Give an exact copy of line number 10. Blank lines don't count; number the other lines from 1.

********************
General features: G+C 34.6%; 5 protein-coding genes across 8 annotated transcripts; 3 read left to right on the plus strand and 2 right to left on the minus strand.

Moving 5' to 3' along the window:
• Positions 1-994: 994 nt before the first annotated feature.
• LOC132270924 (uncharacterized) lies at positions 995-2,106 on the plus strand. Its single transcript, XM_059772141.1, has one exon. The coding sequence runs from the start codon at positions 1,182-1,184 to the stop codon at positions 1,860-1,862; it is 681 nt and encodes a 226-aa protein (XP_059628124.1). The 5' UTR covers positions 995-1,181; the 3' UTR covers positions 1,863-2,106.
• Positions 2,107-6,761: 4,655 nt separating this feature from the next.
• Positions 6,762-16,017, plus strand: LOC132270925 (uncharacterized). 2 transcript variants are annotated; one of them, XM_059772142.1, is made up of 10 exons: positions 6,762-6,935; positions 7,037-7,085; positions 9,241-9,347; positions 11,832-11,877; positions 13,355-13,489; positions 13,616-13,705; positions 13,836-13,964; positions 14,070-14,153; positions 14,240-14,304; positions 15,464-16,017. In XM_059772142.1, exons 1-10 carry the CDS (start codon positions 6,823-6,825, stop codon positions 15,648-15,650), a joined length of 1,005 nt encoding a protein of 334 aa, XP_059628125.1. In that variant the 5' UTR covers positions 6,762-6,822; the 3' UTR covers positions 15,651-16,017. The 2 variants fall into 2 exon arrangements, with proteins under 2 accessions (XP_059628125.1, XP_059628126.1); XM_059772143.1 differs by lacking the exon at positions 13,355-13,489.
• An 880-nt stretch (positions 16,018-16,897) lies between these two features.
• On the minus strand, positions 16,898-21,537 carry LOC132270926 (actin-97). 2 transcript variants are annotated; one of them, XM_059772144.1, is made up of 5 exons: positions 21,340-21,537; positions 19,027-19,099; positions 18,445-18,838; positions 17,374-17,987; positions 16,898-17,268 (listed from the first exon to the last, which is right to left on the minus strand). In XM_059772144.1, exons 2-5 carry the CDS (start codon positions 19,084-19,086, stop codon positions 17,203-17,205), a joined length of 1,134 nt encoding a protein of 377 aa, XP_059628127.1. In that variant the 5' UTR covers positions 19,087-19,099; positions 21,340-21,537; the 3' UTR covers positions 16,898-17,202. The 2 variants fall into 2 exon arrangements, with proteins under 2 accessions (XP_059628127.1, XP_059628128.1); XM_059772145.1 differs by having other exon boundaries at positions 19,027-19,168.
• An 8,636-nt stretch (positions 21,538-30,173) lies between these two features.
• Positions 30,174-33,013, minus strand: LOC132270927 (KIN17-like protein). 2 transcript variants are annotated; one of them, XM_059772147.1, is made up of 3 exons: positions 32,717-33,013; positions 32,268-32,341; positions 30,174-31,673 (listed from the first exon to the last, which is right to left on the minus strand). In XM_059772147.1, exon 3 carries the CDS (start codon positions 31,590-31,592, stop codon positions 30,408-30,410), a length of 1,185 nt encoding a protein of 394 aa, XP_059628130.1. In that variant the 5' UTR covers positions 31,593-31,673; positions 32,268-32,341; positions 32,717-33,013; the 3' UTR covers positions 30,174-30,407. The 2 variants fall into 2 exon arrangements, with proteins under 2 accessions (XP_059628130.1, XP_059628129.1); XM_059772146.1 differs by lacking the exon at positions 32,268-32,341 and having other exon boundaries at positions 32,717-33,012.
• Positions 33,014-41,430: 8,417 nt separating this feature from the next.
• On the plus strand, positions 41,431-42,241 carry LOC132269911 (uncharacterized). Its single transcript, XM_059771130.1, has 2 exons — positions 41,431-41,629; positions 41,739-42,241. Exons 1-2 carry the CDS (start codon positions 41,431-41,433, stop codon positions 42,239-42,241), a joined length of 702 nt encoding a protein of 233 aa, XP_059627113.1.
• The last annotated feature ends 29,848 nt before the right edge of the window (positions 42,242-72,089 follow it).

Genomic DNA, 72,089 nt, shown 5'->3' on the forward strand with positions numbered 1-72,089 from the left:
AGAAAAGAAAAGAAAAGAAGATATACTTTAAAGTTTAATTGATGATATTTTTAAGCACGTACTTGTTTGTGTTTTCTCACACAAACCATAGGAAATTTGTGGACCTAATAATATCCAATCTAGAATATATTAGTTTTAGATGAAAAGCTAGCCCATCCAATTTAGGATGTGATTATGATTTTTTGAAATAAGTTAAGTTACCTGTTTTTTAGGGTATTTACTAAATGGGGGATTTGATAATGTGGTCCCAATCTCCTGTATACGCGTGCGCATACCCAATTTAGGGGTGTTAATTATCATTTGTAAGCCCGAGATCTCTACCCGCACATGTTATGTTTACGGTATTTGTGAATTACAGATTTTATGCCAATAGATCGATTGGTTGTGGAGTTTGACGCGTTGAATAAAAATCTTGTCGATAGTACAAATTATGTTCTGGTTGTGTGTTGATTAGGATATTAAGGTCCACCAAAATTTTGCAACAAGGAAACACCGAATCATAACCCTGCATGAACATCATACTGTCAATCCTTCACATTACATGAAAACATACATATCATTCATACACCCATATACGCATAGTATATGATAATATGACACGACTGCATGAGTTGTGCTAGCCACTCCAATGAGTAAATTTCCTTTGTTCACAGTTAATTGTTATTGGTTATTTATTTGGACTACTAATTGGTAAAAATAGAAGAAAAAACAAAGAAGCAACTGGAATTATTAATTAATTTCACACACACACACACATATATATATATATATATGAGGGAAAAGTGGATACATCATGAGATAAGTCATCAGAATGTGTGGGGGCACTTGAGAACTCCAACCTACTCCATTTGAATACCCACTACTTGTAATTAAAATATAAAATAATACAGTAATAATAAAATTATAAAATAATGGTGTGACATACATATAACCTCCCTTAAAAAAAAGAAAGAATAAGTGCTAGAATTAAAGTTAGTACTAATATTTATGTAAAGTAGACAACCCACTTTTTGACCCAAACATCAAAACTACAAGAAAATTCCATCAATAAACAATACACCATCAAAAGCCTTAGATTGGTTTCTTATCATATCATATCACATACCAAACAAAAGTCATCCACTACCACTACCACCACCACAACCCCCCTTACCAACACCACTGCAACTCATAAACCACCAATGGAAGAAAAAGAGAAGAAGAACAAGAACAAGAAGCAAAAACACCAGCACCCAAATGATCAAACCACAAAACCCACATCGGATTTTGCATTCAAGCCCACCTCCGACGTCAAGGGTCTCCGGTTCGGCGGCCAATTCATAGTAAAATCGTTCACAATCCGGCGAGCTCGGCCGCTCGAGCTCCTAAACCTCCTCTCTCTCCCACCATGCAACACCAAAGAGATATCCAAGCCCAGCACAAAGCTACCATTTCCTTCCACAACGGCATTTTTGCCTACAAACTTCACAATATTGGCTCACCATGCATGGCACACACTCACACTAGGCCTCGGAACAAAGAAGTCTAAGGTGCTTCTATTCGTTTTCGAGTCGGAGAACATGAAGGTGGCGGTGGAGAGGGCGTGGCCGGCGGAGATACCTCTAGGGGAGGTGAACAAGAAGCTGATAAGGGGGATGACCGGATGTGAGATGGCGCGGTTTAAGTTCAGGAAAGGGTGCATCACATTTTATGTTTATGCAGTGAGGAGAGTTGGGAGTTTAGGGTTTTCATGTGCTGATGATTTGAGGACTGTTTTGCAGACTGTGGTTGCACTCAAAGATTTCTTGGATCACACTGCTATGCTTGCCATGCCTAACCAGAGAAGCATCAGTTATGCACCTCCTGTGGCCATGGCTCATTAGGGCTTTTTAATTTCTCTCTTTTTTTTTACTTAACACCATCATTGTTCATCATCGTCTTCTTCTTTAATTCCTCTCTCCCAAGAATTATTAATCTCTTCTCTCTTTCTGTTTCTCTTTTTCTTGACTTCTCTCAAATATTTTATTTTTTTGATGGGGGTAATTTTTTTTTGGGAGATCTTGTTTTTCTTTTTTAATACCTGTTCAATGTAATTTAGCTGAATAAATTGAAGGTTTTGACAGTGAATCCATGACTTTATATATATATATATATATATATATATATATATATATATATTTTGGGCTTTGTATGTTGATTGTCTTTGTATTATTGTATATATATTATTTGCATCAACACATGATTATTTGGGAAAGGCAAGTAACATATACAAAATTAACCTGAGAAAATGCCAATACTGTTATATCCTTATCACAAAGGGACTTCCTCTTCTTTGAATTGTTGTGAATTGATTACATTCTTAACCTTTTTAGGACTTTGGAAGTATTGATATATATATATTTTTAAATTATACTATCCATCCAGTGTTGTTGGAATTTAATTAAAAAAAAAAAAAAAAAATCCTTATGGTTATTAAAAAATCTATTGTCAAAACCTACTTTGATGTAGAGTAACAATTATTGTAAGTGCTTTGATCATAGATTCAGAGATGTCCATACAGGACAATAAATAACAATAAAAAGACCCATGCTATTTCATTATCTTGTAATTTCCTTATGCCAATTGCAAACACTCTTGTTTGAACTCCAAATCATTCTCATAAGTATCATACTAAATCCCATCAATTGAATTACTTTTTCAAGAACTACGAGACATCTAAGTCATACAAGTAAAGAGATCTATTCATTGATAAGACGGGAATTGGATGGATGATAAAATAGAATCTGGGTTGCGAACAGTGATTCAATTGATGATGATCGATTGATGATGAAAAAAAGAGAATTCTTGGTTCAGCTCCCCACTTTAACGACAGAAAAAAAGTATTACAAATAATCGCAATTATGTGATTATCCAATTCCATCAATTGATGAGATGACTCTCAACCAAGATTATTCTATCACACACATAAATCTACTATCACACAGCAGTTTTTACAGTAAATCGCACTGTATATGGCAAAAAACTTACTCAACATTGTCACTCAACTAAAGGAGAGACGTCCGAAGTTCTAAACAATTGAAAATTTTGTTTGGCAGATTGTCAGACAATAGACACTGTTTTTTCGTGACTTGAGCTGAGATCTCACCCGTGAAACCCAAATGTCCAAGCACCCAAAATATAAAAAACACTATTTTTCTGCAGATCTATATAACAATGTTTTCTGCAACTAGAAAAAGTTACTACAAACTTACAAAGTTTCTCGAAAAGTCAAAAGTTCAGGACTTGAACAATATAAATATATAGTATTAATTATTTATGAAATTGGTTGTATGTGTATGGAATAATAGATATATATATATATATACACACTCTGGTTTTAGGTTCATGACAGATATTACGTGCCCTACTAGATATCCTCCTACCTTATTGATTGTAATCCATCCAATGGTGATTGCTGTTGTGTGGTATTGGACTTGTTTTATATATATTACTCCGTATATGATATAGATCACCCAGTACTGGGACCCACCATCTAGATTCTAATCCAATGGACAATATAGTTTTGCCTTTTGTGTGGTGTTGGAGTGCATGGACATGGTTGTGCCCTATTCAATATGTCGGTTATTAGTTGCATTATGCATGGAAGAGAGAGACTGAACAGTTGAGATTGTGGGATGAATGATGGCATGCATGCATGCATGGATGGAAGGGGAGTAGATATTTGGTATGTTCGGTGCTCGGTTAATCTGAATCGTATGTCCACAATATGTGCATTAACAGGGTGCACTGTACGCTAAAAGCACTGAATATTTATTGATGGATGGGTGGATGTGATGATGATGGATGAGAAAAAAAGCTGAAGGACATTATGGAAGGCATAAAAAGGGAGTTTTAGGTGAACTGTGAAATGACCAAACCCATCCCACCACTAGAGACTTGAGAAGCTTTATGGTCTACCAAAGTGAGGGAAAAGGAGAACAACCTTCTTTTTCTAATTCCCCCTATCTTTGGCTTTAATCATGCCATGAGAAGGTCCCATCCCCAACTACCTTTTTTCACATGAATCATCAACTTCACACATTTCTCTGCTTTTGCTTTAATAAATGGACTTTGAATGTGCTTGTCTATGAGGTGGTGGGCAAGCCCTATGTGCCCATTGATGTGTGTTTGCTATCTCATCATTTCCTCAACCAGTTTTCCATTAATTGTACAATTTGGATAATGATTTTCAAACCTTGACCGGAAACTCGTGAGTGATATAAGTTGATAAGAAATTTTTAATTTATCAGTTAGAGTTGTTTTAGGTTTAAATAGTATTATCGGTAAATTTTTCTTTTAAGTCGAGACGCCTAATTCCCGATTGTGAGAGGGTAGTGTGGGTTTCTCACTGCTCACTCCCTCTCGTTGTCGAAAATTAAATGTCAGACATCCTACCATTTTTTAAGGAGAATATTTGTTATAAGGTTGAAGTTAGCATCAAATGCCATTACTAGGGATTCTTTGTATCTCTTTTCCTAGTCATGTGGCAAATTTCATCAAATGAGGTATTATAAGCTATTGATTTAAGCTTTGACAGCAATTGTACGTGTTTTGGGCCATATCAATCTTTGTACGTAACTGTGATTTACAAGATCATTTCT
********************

• Positions 30,174-33,013, minus strand: LOC132270927 (KIN17-like protein). 2 transcript variants are annotated; one of them, XM_059772147.1, is made up of 3 exons: positions 32,717-33,013; positions 32,268-32,341; positions 30,174-31,673 (listed from the first exon to the last, which is right to left on the minus strand). In XM_059772147.1, exon 3 carries the CDS (start codon positions 31,590-31,592, stop codon positions 30,408-30,410), a length of 1,185 nt encoding a protein of 394 aa, XP_059628130.1. In that variant the 5' UTR covers positions 31,593-31,673; positions 32,268-32,341; positions 32,717-33,013; the 3' UTR covers positions 30,174-30,407. The 2 variants fall into 2 exon arrangements, with proteins under 2 accessions (XP_059628130.1, XP_059628129.1); XM_059772146.1 differs by lacking the exon at positions 32,268-32,341 and having other exon boundaries at positions 32,717-33,012.